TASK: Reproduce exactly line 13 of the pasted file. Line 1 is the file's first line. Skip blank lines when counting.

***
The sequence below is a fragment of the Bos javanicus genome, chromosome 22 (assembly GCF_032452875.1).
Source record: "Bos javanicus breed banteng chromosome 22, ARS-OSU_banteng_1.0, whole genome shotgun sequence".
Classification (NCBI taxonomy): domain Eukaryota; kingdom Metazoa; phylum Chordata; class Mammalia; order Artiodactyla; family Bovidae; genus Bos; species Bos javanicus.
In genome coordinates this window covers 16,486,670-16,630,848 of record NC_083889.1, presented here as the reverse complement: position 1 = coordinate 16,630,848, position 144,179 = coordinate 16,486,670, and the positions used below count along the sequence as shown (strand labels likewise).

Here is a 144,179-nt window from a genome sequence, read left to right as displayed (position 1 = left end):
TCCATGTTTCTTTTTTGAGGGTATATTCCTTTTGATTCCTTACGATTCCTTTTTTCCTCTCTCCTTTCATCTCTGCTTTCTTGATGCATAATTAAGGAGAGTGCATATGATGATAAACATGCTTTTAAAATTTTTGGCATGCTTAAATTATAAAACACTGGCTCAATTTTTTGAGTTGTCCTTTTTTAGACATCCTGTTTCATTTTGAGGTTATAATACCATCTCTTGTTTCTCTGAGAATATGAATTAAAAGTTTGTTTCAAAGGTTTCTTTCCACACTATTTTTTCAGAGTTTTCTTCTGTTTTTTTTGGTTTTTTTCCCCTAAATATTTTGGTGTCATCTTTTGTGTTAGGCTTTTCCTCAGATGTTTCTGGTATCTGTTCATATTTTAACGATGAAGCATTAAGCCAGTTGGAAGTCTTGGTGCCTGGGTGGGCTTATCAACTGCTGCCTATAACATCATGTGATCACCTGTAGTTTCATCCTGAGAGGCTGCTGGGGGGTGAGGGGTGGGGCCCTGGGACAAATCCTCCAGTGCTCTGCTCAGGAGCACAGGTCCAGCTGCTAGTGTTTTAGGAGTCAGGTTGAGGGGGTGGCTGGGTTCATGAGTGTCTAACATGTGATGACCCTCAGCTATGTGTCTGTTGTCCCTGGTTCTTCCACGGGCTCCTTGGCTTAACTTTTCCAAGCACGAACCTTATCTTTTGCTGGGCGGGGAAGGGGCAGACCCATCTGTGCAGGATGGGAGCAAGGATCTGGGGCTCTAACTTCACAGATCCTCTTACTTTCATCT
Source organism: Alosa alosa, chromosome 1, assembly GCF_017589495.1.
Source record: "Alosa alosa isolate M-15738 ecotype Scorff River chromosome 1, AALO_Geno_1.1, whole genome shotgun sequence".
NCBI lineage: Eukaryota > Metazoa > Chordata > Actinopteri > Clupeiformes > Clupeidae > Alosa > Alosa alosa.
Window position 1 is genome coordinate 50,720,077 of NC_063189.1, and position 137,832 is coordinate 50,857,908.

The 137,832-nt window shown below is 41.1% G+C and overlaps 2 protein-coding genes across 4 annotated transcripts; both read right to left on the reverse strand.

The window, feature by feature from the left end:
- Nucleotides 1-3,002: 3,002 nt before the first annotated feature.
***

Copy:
- Nucleotides 1-3,002: 3,002 nt before the first annotated feature.